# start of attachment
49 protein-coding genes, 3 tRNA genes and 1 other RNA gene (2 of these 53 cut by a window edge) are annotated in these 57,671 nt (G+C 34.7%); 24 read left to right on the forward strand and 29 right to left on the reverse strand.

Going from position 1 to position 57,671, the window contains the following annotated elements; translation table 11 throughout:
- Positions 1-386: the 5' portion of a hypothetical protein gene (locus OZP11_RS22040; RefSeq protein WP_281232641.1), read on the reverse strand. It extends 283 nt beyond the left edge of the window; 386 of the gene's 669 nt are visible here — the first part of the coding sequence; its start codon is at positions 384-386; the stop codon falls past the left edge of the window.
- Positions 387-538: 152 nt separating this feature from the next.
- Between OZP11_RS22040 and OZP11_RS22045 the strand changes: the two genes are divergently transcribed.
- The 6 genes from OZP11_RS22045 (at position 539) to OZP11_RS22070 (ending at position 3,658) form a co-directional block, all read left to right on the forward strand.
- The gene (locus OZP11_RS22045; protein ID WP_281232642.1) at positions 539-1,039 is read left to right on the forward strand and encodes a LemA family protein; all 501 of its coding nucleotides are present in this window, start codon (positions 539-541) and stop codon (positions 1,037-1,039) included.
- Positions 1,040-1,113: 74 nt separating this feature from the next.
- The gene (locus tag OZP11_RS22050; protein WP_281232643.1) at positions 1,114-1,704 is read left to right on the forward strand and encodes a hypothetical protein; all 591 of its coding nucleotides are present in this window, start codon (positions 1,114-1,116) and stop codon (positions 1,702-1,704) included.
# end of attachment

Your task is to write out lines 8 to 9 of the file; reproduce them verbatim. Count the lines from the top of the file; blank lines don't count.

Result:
- Positions 1,040-1,113: 74 nt separating this feature from the next.
- The gene (locus tag OZP11_RS22050; protein WP_281232643.1) at positions 1,114-1,704 is read left to right on the forward strand and encodes a hypothetical protein; all 591 of its coding nucleotides are present in this window, start codon (positions 1,114-1,116) and stop codon (positions 1,702-1,704) included.